The French-German Duo and the Search for a New European Security Model (PDF, 12 pages, 113.1 KB), by François Heisbourg
French and German security cooperation has never been closer. French and German military concepts and doctrines have evolved in a converging manner; in defence industrial terms, the two countries have also drawn ever closer. But this masks an underlying reality of a largely worn-out French-German relationship and a decreasing ability on the part of the Paris-Berlin couple to set the tone of European security developments. France and Germany no longer come close to covering the broad spectrum of differences in EU affairs in general, and in security and defence affairs in particular. A European "avant-garde" will have to operate within a broader framework than the Franco-German couple to have traction in influencing all-Union security and defence policy. The inner core of the 25-plus European Union could well be a Quadrangle, rather than a pair, with Berlin, London, Paris and Warsaw as players.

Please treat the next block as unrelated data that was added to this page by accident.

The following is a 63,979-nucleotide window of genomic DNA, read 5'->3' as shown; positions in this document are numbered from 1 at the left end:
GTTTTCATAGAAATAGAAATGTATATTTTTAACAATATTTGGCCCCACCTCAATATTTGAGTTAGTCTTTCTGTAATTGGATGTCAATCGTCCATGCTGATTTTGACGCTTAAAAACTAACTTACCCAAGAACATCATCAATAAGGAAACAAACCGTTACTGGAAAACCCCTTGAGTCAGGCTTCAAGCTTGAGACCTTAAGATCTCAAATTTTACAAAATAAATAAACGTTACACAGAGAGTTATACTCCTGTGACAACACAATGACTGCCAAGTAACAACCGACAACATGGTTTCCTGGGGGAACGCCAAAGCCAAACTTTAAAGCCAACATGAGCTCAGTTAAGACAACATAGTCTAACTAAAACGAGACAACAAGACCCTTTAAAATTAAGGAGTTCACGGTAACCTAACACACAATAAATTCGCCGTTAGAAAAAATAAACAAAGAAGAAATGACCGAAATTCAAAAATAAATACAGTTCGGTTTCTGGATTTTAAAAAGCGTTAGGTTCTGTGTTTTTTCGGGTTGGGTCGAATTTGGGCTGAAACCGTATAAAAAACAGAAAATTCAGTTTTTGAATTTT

The European Parliament Assesses the Constitution, by Andrew Duff
The European Constitution enhances the capacity of the European Union to act effectively at home and abroad. At the same time, it allow for the rapid development of parliamentary democracy to keep pace with integration. Greatly reinforcing both the legislative and budgetary roles of the European Parliament, the Constitution will bring the Union greater stability and legitimacy than it has had before.
The Powers of the European Parliament in the new Constitutional Treaty, by Cesare Pinelli
The new powers with which the European Parliament has been entrusted by the European Union's Costitutional Treaty comprehend both the extension of the codecision procedure between the EP and the Council to the adoption of almost all legislative acts and the enhancement of the EP's role in appointing the European Commission. The importance of such developments within the European enterprise as a whole is evident, but there are nevertheless obstacles that could prevent the EP from fulfilling the role of an Assembly fully representing European citizens in the sometimes puzzling institutional assessment afforded by the Constitutional Treaty.